Once the late-afternoon thunderstorm that blew through Alexandria on Thursday was out of sight, it became quite clear that the weather event was far from ordinary.
Focusing its rage on the eastern half of the city, the storms severe winds downed what was likely hundreds of trees though no official estimate has been released that in turn took out power lines en masse and blocked dozens of city streets at the height of rush hour.
This storm produced hurricane-force winds and Alexandria sustained a direct hit, Alexandria Mayor Bill Euille said at a press conference on Friday afternoon, with the Del Ray, Old Town and North Ridge neighborhoods experiencing the worst of the damage.
At the height of the thunder-boomer, roughly half of the city was without power, according to David Koogler, a spokesman for Virginia Dominion Power, which supplies electricity to the city.
A day later, that number was down to about 20 percent including the mayor, a Del Ray resident but many residents power did not return until Sunday.
We had Hurricane Agnes when I was a kid and Isabel in 2003, and I thought Isabel was the mother of all storms, said Euille, a city resident for 60 years. But this one I think was at the magnitude that you can take everything and combine it.
When Isabel hit, yes, we had power failures and outages and fallen trees, but nothing like the magnitude of yesterdays storm, he said.
The city government opened its emergency operations center by early evening to manage the response to the severe weather and declared a local emergency late Thursday to expedite the recovery process.
However, no serious injuries, accidents or deaths were reported, according to city officials.
City officials anticipated the cleanup effort would take at least a week or more, and trucks tasked with removing tree debris were still stationed in areas of Del Ray and North Ridge as late as Tuesday.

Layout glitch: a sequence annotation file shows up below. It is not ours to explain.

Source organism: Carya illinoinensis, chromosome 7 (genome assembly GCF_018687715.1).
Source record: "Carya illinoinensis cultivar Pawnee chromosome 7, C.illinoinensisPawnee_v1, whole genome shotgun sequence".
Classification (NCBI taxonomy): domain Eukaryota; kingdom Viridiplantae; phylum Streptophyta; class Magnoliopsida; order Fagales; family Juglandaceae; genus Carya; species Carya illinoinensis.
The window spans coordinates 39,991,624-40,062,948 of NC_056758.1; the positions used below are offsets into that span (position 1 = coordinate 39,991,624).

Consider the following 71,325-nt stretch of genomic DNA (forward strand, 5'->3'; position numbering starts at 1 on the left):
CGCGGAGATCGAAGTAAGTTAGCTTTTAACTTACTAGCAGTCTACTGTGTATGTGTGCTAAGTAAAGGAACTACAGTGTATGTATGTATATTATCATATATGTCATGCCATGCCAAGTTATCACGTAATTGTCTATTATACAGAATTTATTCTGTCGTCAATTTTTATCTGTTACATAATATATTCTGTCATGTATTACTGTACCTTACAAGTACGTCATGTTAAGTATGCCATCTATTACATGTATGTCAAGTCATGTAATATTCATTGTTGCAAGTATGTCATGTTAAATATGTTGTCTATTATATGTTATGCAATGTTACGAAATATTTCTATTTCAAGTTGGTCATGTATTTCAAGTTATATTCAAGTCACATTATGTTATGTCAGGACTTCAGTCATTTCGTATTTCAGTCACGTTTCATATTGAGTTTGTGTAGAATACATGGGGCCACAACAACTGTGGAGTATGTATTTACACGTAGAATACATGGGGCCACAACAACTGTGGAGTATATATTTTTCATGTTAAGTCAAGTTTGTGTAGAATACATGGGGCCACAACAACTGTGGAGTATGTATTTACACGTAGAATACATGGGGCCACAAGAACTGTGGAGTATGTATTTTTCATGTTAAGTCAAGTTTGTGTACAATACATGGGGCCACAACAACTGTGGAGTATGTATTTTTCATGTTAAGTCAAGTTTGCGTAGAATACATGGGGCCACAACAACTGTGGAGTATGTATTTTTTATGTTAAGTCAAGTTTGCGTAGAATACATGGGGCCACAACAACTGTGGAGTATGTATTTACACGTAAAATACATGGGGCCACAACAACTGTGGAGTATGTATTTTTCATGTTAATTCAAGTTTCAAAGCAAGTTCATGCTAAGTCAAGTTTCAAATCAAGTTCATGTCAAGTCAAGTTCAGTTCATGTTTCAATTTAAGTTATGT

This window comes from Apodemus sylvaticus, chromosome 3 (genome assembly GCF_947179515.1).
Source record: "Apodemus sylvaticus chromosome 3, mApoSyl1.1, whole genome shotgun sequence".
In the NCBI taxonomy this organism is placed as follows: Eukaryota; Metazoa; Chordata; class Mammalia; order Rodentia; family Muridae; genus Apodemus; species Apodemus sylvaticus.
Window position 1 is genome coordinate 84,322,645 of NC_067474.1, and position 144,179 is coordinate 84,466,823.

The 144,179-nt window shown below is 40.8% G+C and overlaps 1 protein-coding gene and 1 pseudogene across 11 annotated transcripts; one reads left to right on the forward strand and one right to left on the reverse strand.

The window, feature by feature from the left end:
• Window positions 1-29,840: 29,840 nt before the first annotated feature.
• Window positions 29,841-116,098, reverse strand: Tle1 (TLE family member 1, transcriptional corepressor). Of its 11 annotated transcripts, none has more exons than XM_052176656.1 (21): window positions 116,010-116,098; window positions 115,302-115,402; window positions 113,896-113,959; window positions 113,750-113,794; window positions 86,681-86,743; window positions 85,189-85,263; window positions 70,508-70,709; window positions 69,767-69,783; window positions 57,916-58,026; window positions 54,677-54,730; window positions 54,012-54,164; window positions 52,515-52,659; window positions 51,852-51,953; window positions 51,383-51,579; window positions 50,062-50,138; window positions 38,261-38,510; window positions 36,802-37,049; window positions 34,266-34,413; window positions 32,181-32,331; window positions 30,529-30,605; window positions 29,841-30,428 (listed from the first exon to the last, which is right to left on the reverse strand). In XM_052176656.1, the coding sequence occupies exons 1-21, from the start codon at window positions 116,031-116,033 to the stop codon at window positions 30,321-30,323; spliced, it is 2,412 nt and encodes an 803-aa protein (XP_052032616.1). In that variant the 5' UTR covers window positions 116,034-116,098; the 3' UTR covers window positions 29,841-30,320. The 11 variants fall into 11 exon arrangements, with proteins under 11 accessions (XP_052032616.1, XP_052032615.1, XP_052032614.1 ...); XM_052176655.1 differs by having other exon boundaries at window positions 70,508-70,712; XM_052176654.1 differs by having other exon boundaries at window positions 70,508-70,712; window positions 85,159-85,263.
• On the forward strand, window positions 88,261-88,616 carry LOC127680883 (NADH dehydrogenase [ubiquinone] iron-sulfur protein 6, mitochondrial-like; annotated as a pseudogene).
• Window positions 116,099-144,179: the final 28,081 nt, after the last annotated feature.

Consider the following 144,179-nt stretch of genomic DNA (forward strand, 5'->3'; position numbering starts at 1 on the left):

Alexandria was the hardest-hit locale in our entire service area, Koogler said Friday. Other areas Warrenton, Leesburg, Fairfax they were impacted, but not as significantly.
According to Koogler, hundreds of thousands of Virginia Dominion customers in Northern Virginia and elsewhere lost power at some point during Thursdays storm, but more than 10 percent were found in Alexandria alone.
The outages left many Old Town businesses in the dark albeit intermittently along King Street and also knocked out traffic signals throughout the eastern half of the city.
The severe storm also featured a remarkable electric display: More than 180,000 lightning strikes hit Virginia Dominion equipment over an eight-hour period during the storm an average of 300 lightning strikes per minute Koogler said.
Its an amazing statistic, he said.
Downed trees blocked portions of the George Washington Memorial Parkway in both directions for a time, but radio reports said the northbound section had reopened by 6:30 p.m.
As of 2 p.m. on Friday, 49 roads were still closed because of fallen trees, according to city spokesman Tony Castrilli. Many more were closed following the storm, but had already reopened.
Oddly enough, the storms path left the southwestern corner of the city unscathed, Euille said, without any of the complications found closer to the Potomac River.